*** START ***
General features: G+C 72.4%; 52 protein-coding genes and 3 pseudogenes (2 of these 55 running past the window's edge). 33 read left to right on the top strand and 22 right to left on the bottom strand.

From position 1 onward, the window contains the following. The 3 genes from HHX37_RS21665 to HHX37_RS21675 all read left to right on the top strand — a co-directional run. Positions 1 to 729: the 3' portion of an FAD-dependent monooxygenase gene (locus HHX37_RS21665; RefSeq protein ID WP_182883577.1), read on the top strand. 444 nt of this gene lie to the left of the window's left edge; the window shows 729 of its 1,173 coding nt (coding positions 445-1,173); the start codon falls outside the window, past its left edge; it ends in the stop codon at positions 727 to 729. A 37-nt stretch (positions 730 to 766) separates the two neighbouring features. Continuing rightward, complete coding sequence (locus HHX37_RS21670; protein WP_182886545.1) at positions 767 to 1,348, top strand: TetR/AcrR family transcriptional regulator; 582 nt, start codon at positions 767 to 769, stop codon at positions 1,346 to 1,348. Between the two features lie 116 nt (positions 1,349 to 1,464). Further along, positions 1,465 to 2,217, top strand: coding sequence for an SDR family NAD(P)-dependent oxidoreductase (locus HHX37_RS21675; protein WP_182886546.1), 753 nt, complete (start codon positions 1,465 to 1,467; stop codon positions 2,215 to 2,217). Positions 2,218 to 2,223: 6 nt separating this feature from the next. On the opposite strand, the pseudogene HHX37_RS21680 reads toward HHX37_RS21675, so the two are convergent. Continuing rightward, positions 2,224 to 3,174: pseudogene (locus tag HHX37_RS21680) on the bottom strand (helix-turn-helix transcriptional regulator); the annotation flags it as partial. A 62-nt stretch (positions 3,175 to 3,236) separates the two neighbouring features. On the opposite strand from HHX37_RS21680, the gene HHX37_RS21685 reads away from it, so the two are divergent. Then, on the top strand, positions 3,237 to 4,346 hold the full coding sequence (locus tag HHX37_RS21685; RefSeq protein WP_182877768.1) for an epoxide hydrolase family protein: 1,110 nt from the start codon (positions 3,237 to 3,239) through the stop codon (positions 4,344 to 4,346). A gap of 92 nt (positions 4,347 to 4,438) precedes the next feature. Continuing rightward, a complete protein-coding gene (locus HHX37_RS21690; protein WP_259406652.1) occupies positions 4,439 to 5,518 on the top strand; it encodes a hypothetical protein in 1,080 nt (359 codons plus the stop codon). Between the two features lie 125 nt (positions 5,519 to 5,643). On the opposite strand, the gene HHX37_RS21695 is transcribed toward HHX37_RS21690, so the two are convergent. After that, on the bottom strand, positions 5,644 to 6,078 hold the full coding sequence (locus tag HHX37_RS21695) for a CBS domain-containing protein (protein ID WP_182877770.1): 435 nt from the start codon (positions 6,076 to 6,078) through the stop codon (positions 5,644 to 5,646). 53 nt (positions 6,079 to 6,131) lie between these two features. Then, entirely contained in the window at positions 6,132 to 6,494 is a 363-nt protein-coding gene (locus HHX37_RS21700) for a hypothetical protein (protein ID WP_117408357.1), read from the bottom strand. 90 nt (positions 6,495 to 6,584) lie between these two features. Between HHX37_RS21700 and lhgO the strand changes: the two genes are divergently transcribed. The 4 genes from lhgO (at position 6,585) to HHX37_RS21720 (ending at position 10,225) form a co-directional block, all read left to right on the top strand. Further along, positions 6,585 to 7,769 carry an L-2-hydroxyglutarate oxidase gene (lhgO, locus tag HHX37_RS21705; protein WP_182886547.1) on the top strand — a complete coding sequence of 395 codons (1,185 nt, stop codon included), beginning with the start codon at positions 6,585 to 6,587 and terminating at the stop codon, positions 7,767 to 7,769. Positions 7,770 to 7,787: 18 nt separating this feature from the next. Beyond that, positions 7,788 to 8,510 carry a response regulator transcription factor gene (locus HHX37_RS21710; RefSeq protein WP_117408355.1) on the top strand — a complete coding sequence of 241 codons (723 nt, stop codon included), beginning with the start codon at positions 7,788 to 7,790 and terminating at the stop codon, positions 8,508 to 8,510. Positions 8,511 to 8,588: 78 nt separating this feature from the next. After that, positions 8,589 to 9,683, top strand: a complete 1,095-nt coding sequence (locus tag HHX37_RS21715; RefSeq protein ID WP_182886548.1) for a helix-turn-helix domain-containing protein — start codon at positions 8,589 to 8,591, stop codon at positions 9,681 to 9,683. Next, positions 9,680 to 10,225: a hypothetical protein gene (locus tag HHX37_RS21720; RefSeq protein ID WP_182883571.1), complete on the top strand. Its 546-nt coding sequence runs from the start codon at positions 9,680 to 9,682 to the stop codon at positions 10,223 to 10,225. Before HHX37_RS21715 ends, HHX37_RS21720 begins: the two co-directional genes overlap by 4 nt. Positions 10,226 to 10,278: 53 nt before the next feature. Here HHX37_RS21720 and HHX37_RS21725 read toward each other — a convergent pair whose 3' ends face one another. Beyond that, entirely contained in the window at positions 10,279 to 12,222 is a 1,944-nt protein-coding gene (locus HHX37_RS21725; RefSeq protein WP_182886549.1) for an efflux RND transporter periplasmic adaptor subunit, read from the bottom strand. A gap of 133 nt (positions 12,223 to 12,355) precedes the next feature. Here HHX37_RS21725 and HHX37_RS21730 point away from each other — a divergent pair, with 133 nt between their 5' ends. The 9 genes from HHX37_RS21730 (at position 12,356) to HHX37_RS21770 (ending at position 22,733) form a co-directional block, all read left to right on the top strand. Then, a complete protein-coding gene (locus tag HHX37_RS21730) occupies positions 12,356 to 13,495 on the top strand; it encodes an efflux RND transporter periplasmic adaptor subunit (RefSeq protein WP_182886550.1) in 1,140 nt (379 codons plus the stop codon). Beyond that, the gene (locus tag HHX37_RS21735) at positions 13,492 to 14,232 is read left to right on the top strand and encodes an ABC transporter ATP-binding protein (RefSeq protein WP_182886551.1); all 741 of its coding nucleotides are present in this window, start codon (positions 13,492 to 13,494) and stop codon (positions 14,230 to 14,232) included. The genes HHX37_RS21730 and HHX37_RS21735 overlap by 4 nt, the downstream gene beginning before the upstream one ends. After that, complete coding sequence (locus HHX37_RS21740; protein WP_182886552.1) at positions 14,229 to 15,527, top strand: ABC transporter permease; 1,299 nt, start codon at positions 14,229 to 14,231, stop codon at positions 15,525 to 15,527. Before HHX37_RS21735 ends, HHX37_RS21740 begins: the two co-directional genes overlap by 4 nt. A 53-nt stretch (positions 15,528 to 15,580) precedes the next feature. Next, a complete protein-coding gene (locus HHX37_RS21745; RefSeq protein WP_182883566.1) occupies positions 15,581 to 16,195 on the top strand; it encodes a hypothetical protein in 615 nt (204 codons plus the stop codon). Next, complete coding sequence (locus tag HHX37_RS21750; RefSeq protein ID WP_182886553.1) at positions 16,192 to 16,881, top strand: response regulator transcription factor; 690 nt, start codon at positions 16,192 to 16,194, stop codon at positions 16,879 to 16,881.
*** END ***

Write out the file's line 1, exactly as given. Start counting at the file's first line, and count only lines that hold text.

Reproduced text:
General features: G+C 72.4%; 52 protein-coding genes and 3 pseudogenes (2 of these 55 running past the window's edge). 33 read left to right on the top strand and 22 right to left on the bottom strand.